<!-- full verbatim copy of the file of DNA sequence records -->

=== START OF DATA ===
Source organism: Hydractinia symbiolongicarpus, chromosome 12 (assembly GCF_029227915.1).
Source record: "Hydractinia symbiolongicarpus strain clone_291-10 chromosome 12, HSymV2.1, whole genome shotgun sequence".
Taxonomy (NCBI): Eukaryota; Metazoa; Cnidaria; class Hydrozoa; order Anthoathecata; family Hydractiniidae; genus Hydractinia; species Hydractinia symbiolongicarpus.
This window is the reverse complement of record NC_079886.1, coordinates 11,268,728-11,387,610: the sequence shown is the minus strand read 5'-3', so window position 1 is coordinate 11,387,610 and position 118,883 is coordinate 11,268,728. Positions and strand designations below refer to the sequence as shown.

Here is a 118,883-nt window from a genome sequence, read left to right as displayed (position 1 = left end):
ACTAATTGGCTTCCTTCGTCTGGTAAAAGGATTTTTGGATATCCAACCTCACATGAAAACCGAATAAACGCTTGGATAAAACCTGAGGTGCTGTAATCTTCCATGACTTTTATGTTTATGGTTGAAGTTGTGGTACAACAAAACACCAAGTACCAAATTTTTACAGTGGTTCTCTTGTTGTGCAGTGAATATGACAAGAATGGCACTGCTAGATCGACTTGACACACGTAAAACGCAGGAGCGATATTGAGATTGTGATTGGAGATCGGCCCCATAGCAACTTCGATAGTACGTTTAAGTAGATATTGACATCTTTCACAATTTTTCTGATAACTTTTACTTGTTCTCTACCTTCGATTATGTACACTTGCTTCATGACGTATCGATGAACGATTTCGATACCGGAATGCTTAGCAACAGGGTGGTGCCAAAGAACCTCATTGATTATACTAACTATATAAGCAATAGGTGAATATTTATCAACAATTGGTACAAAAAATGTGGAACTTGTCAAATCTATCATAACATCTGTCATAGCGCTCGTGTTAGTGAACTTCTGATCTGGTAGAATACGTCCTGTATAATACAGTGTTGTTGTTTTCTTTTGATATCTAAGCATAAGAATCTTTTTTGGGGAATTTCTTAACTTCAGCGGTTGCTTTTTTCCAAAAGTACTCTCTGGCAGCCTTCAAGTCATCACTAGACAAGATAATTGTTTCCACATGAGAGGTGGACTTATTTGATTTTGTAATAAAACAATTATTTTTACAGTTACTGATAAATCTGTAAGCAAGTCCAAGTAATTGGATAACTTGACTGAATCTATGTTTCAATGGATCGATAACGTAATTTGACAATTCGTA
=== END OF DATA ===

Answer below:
Source organism: Hydractinia symbiolongicarpus, chromosome 12 (assembly GCF_029227915.1).
Source record: "Hydractinia symbiolongicarpus strain clone_291-10 chromosome 12, HSymV2.1, whole genome shotgun sequence".
Taxonomy (NCBI): Eukaryota; Metazoa; Cnidaria; class Hydrozoa; order Anthoathecata; family Hydractiniidae; genus Hydractinia; species Hydractinia symbiolongicarpus.
This window is the reverse complement of record NC_079886.1, coordinates 11,268,728-11,387,610: the sequence shown is the minus strand read 5'-3', so window position 1 is coordinate 11,387,610 and position 118,883 is coordinate 11,268,728. Positions and strand designations below refer to the sequence as shown.

Here is a 118,883-nt window from a genome sequence, read left to right as displayed (position 1 = left end):
ACTAATTGGCTTCCTTCGTCTGGTAAAAGGATTTTTGGATATCCAACCTCACATGAAAACCGAATAAACGCTTGGATAAAACCTGAGGTGCTGTAATCTTCCATGACTTTTATGTTTATGGTTGAAGTTGTGGTACAACAAAACACCAAGTACCAAATTTTTACAGTGGTTCTCTTGTTGTGCAGTGAATATGACAAGAATGGCACTGCTAGATCGACTTGACACACGTAAAACGCAGGAGCGATATTGAGATTGTGATTGGAGATCGGCCCCATAGCAACTTCGATAGTACGTTTAAGTAGATATTGACATCTTTCACAATTTTTCTGATAACTTTTACTTGTTCTCTACCTTCGATTATGTACACTTGCTTCATGACGTATCGATGAACGATTTCGATACCGGAATGCTTAGCAACAGGGTGGTGCCAAAGAACCTCATTGATTATACTAACTATATAAGCAATAGGTGAATATTTATCAACAATTGGTACAAAAAATGTGGAACTTGTCAAATCTATCATAACATCTGTCATAGCGCTCGTGTTAGTGAACTTCTGATCTGGTAGAATACGTCCTGTATAATACAGTGTTGTTGTTTTCTTTTGATATCTAAGCATAAGAATCTTTTTTGGGGAATTTCTTAACTTCAGCGGTTGCTTTTTTCCAAAAGTACTCTCTGGCAGCCTTCAAGTCATCACTAGACAAGATAATTGTTTCCACATGAGAGGTGGACTTATTTGATTTTGTAATAAAACAATTATTTTTACAGTTACTGATAAATCTGTAAGCAAGTCCAAGTAATTGGATAACTTGACTGAATCTATGTTTCAATGGATCGATAACGTAATTTGACAATTCGTA